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13 House Republicans are voting by proxy on COVID relief bill, citing pandemic, but they're speaking at CPAC

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At least 13 House Republicans have filed paperwork to have colleagues cast their votes on the COVID-19 relief bill Friday evening, citing the ongoing pandemic. However, they are also slated to speak at the Conservative Political Action Conference in Orlando, Florida. 

Republican Representatives Madison Cawthorn and Ted Budd of North Carolina, Matt Gaetz and Greg Steube of Florida, Paul Gosar of Arizona, Mark Green of Tennessee, Devin Nunes of California, Mike Kelly of Pennsylvania, Darrell Issa of California, Lauren Boebert of Colorado, Ralph Norman of South Carolina, Jim Banks of Indiana and Ronny Jackson of Texas, filed paperwork with the House clerk this week, stating, "I am unable to physically attend proceedings in the House Chamber due to the ongoing public health emergency." 

Cawthorn, Budd, Gaetz and Steube were slated to address the conservative gathering on Friday, while the others are slated for Saturday and Sunday remarks. 

In a statement, a spokesman for Budd said, "After Democrats rearranged the House schedule with extremely late notice, Rep. Budd was forced to proxy vote for the first time. Rep. Budd remains philosophically opposed to proxy voting, which is why he has already donated his congressional salary for the days he proxy-voted to the North Carolina Restaurant Workers Relief Fund to support restaurants who were shut down during the pandemic. Mentioning the pandemic in the letter is the standard language that both parties are required to use to proxy vote."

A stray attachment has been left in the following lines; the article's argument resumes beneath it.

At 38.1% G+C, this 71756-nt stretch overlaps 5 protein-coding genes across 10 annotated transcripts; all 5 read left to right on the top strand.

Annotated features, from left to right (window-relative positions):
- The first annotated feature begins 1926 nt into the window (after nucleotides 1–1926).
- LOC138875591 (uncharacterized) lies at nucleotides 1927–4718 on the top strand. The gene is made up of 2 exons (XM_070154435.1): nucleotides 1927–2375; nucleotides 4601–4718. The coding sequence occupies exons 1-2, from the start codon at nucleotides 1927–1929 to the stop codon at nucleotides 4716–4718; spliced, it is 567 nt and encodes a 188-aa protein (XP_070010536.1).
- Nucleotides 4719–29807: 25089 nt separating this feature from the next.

In May 2020, he introduced a bill entitled the "No Pay for Proxy Voting Act." 

At least four Democrats are also having their colleagues cast their votes on the COVID-19 relief package. Texas Representatives Sheila Jackson LeeAl GreenLizzie Fletcher and Sylvia Garcia designated proxies while they met President Biden in Texas Friday during his trip to survey damage from the recent snowstorms.    

House Speaker Nancy Pelosi implemented proxy voting in May 2020 to give members of the House a way to vote while avoiding travel that could expose them to COVID-19 during the pandemic. She has since extended proxy voting multiple times. 

The move drew criticism from Republicans, particularly after Florida Democrats Charlie Crist and Darren Soto filed proxy letters citing the health emergency and were later found to be attending the SpaceX rocket launch in their home states. 

Before he was elected, Cawthorn tweeted, "Leaders show up no matter how uncertain the times are. The Democrats are cowards for hiding and not showing up to work. I guess we can label them as 'Nonessential personnel'?" 

Jonathan Wilcox, a spokesman for Issa, said the California Republican "complied with all House voting rules in lodging his opposition to what the Democrats' labeled as COVID relief, but that devoted more than 90 percent of its total to non-COVID spending.  

"After summarily rejecting hundreds of attempts by Republicans to pursue the bipartisan consensus of previous COVID legislation, it is clear that Democrats have no desire for solutions. Just partisanship," Wilcox said.  

GOP Whip Steve Scalise of Louisiana accused the members of using proxy voting to "play hooky." 

"They claimed they couldn't show up to work 'due to the ongoing public health emergency'—but then went to attend the rocket launch. This isn't Ferris Bueller's Day Off. It's the United States Congress," he wrote on Twitter.  

A spokesman for Scalise confirmed that he canceled his speech at the conference because of the votes Friday evening.

Kimberly Brown contributed to this story

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